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The BDI Index rose for ten consecutive days!

The BDI Index rose for ten consecutive days!

Column:Industry News    Date:2021/8/26 10:16:34    Viewed:

After breaking through the 4000 point mark last Friday, the Baltic Dry Bulk Freight Index (BDI) reported 4147 points on Monday, rising for the tenth consecutive trading day, setting a new 11-year high again. Rising freight rates may become the "new normal" in the dry bulk shipping market.

On August 23, the BDI index rose by 1.34% month-on-month to 4147 points, the highest since May 2010. Among them, the Baltic Capesize bulk carrier freight index (BCI) increased by 1.95% month-on-month to 6114 points, a 12-year high, and the Capesize freight rate rose by 2% to 50708 US dollars/day, the highest level since at least 2014.

The BDI Index rose for ten consecutive days.jpg

The forward price shows that the bulk carrier freight rate is still bullish. Jan Rindbo, CEO of Danish shipping company D/S Norden, which has a history of 150 years and operates more than 500 ships, pointed out: “Earlier this year, the industry thought that the surge in freight rates was only a short-term phenomenon, but now it is beginning to be regarded as a more serious phenomenon. Structured, longer-term market."

As the economy recovers from the devastation caused by the epidemic, the market demand for raw materials such as coal and iron ore has surged this year, greatly surpassing the rate of fleet expansion. The epidemic has further reduced the number of available ships and exacerbated the problem of tight capacity supply. The market is beneficial to shipowners.

Clarkson’s research data shows that this year’s iron ore seaborne trade is expected to increase by 4% to 1.56 billion tons, the largest annual increase since 2017. In 2021, dry bulk trade is estimated to increase by 4.2% annually, and in 2022, it is estimated to increase by 1.7% annually. On the other hand, the bulk carrier capacity is estimated to increase by 3.3% this year and 1.4% next year, which is far behind the increase in cargo volume.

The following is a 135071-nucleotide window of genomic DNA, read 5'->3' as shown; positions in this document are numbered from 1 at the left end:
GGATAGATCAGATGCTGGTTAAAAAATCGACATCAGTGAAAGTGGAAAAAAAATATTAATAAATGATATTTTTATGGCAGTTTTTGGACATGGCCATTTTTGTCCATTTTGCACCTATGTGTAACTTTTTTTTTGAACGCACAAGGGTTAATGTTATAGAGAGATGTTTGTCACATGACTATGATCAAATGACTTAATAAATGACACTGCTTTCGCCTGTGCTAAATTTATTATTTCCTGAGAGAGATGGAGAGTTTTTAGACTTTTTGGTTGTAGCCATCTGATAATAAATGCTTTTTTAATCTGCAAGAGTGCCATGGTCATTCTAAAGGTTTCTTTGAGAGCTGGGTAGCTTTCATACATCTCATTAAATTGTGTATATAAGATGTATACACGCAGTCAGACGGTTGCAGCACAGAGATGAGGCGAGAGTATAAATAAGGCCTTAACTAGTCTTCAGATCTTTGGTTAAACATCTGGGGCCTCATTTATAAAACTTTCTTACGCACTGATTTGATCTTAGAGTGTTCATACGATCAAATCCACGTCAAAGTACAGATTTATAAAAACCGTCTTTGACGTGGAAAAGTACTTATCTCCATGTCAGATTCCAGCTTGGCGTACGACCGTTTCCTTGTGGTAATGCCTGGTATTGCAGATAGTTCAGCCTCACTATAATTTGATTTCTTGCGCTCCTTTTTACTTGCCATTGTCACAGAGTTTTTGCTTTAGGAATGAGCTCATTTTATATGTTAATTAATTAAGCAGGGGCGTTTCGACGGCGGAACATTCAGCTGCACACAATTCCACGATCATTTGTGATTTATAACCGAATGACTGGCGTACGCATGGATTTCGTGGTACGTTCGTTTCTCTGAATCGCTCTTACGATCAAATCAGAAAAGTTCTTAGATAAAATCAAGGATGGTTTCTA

Iron ore is a major driving force for the rapid rise in the dry bulk market this year. George Lazaridis, head of research and evaluation at shipbroking company Allied Shipbroking, believes that this bull market still has growth momentum. Global steel demand remains strong and is expected to remain at least until 2022. There are few new dry bulk carriers, and the proportion of new orders in the fleet is currently the lowest in history. Therefore, the dry bulk shipping market is expected to continue to rise.

DNB Bank analyst Joergen Lian said: “The dry bulk market looks very optimistic. Since last summer, the market has been brewing a recovery, and this year’s recovery in global trade has accelerated the recovery.”

Pareto Securities shipping analyst Eirik Haavaldsen pointed out that as long as the bulk commodity market remains strong, bulk carrier freight rates may remain firm. With the approach of winter in the northern hemisphere, coal imports have surged, and freight rates will continue to rise for the rest of 2021.

Joakim Hannisdahl, chief analyst at Cleaves Securities, firmly believes that, taking into account factors such as the construction cycle of new ships, the dry bulk shipping market will continue until 2023.

The current boom in the dry bulk shipping market has encouraged ship owners. Khalid Hashim, executive director of Precious Shipping, a well-known dry bulk shipping company, also believes that the soaring demand for raw materials has not reached the ceiling, and the strict anti-epidemic measures at Chinese ports have increased ship delays and blocked ports. As a result, the effective supply of ships will decrease, and freight rates will continue to rise.

However, there are signs that bulk carrier transactions have slowed recently. Allied's latest weekly report stated that although dry bulk cargo trading is still active, the market has cooled off. Allied Shipbroking said that the strong earnings of the dry bulk shipping industry are indeed exciting, and the market is expected to continue to rise. However, as the global new crown epidemic, especially the Delta variant virus, surges, it is still necessary to be alert to risks. The so-called "post-epidemic" era is still very fragile. .

Analysts believe that when the economic trend is uncertain, one should be wary of "over-investment." Excessive new shipbuilding activities will trigger a new imbalance between supply and demand. If the global macro-economy declines and the demand for commodities is insufficient, increasing investment in the future production level of raw materials will increase price pressure. Therefore, it is “safe” to follow the trend in the short term, but in the long run it must be cautious.

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